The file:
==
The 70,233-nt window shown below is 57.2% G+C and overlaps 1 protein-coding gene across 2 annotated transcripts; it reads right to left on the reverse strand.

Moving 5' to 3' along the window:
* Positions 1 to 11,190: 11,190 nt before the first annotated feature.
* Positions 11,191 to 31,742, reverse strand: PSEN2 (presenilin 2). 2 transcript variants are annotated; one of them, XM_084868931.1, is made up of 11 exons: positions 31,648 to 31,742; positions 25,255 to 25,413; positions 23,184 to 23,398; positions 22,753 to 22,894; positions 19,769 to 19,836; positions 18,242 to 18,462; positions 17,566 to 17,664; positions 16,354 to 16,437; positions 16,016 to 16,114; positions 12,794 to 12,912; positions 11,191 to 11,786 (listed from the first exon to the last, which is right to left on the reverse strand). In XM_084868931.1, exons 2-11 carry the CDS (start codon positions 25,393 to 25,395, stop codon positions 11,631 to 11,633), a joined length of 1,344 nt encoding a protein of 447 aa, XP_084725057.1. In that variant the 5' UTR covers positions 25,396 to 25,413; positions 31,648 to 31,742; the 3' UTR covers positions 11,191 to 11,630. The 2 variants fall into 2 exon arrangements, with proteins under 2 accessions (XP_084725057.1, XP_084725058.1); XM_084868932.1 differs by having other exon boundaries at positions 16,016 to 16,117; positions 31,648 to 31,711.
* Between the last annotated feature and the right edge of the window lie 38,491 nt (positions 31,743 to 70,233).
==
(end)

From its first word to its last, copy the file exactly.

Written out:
The 70,233-nt window shown below is 57.2% G+C and overlaps 1 protein-coding gene across 2 annotated transcripts; it reads right to left on the reverse strand.

Moving 5' to 3' along the window:
* Positions 1 to 11,190: 11,190 nt before the first annotated feature.
* Positions 11,191 to 31,742, reverse strand: PSEN2 (presenilin 2). 2 transcript variants are annotated; one of them, XM_084868931.1, is made up of 11 exons: positions 31,648 to 31,742; positions 25,255 to 25,413; positions 23,184 to 23,398; positions 22,753 to 22,894; positions 19,769 to 19,836; positions 18,242 to 18,462; positions 17,566 to 17,664; positions 16,354 to 16,437; positions 16,016 to 16,114; positions 12,794 to 12,912; positions 11,191 to 11,786 (listed from the first exon to the last, which is right to left on the reverse strand). In XM_084868931.1, exons 2-11 carry the CDS (start codon positions 25,393 to 25,395, stop codon positions 11,631 to 11,633), a joined length of 1,344 nt encoding a protein of 447 aa, XP_084725057.1. In that variant the 5' UTR covers positions 25,396 to 25,413; positions 31,648 to 31,742; the 3' UTR covers positions 11,191 to 11,630. The 2 variants fall into 2 exon arrangements, with proteins under 2 accessions (XP_084725057.1, XP_084725058.1); XM_084868932.1 differs by having other exon boundaries at positions 16,016 to 16,117; positions 31,648 to 31,711.
* Between the last annotated feature and the right edge of the window lie 38,491 nt (positions 31,743 to 70,233).